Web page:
Captain Of Chaos – Masters Of Luck And Rule Tyrants
by John Konrad (gCaptain) Over the past few years a few of my fellow captains and I have been working on new ways to teach Bridge Resource Management (BRM). We...
Over the past three days I’ve heard a lot of back and forth about the captain of the Costa Concordia and his actions during the evacuation of his ship after it was essentially “beached” on the rocky ledges off Giglio. There have been hundreds of reports of complete confusion by the guest and crew alike, and at the same time, reports of leadership and brave efforts. Very few people, if any however, acknowledge that the captain had taken charge of the evacuation of the ship. By almost every account, it seemed to have been a mad scramble to the lifeboats, with staff taking charge as best they could, at the individual lifeboat stations.
The ship was valued at nearly a half billion dollars, not including the value of all the personal effects of the guests and the vault of cash that is likely somewhere in the ship’s casino.
As the ship laid over on her starboard side and began to sink to the bottom of the harbor, she eventually came to rest in a relatively stable position. The immediate danger of the ship disappearing completely into the Mediterranean was, for the most part, over, but the need to fully evacuate the ship of passengers was just getting started.
For the most senior officer on board, the one who had been entrusted with the care and safety of this magnificent ship, his job was far from over. In fact the Captain had just added a new job title to his resume, that of ON SCENE COMMANDER. But apparently he didn’t realize it because he took off in a lifeboat, leaving this giant steaming pile to be picked up by the Italian police and Coast Guard who are continuing to search for survivors, and prevent looters from gaining access.
The Captain didn’t just take off in a lifeboat, he left the entire scene completely.
This wasn’t simply an accident. This was negligence.
The Costa Concordia didn’t hit rocks. At 9:30 PM on Friday night, the ship hit the bloody ISLAND as they were literally showboating around in the darkness. It just so happens the ship’s bilge picked up a big chunk of the island in the process.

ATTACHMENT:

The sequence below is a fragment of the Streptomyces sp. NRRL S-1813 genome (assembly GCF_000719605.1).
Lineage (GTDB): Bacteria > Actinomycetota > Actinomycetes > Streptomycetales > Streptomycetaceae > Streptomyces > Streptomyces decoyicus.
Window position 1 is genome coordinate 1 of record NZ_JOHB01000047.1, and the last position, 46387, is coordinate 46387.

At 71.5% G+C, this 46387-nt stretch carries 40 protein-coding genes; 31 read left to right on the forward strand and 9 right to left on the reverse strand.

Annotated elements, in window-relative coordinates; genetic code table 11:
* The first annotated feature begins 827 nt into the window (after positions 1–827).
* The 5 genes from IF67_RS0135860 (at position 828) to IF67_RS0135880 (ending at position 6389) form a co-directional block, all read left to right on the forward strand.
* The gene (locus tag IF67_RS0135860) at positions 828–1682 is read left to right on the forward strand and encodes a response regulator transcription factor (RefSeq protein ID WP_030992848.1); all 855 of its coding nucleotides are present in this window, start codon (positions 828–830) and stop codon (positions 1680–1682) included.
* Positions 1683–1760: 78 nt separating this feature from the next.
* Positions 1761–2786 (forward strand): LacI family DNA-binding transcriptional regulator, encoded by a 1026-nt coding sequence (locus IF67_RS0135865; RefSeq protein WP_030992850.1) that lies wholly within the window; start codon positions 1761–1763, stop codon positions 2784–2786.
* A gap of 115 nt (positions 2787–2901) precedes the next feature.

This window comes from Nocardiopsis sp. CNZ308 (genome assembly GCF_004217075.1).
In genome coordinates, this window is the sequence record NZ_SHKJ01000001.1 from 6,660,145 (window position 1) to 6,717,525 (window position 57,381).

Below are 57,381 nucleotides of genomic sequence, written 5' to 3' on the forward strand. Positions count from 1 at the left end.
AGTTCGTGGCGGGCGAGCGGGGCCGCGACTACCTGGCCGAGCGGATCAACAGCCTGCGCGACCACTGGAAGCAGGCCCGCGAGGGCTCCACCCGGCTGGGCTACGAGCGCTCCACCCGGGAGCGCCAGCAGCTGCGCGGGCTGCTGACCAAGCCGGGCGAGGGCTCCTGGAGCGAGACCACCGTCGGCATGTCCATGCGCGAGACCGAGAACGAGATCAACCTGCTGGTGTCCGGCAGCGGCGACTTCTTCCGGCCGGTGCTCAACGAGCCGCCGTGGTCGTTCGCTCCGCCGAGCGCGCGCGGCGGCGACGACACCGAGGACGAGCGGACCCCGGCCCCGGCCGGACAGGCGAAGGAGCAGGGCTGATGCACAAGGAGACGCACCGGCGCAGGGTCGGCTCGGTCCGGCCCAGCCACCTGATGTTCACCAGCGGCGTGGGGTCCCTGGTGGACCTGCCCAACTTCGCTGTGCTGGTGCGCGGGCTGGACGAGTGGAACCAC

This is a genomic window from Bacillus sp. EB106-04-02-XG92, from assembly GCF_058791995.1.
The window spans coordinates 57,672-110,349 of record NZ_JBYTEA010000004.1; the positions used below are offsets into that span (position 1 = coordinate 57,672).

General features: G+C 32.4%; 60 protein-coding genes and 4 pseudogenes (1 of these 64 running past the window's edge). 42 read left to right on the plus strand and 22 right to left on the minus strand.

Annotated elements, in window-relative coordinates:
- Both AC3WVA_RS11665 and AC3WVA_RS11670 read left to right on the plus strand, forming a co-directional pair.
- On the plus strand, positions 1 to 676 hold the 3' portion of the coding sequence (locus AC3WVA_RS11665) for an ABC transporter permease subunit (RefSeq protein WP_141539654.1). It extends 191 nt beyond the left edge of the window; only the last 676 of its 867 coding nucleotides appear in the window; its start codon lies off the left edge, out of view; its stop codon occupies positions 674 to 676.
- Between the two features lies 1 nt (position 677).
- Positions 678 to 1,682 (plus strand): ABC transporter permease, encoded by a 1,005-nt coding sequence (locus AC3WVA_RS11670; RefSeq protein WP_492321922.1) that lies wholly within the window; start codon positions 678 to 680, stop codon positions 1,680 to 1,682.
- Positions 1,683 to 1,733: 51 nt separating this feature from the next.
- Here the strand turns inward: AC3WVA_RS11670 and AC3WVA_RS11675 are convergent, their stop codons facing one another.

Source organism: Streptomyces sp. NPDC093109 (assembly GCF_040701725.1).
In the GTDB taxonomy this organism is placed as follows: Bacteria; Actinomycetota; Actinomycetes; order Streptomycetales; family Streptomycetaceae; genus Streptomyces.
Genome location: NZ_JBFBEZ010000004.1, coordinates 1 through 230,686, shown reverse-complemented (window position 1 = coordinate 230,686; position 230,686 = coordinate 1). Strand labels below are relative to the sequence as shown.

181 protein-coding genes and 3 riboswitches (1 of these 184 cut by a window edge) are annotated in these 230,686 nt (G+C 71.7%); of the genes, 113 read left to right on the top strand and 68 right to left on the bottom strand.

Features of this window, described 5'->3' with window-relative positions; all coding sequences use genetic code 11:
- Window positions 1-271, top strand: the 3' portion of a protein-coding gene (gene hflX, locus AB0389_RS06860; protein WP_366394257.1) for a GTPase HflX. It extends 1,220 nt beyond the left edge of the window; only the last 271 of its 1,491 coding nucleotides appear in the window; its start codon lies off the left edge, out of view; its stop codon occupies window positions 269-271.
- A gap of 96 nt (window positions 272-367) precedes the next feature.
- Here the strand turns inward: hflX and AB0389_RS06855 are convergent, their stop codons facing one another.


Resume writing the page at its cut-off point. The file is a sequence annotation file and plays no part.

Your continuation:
On a state-of-the-art, and fully automated cruise ship like this one, you can’t get right up close to an island without shutting off a half dozen alarm systems that tell you that you are entering shallow water. These alarms would not be disregarded by the ship’s officers, the decision to bypass these safety alarms while in close proximity to land would certainly have been made by the Captain.
Reports indicate that after plodding along for a full hour, with the sea gushing into open holes in the ship’s hull, the captain finally acknowledged that he, and his ship, were totally screwed. He then turned the ship around, sent his first MAYDAY call, and ran it aground. Unfortunately however, because of the delay of the MAYDAY call, by the time rescuers arrived, the ship was heeling so drastically that only one side of the ship could be used to offload guests effectively.
It’s a tragic situation, and equally as unbelievable to think that a ship’s captain would have put his own ship in such a precarious position. It truly calls into question whether or not he had the requisite shiphandling experience to understand the actual risks involved in taking a ship that close to shore.
In a public statement he made over the weekend, he mentions that he was at least 150 meters from shoal water, and about 300 meters from land. Putting those numbers into context, he had knowingly put his ship within half a ship-length of shoal water, in the dark, and without a pilot on board. Anyone who’s ever driven a ship understands how foolish that is.
Let’s pray the rescuers can find the missing and that the salvage experts are able to work their magic and get her back upright again…
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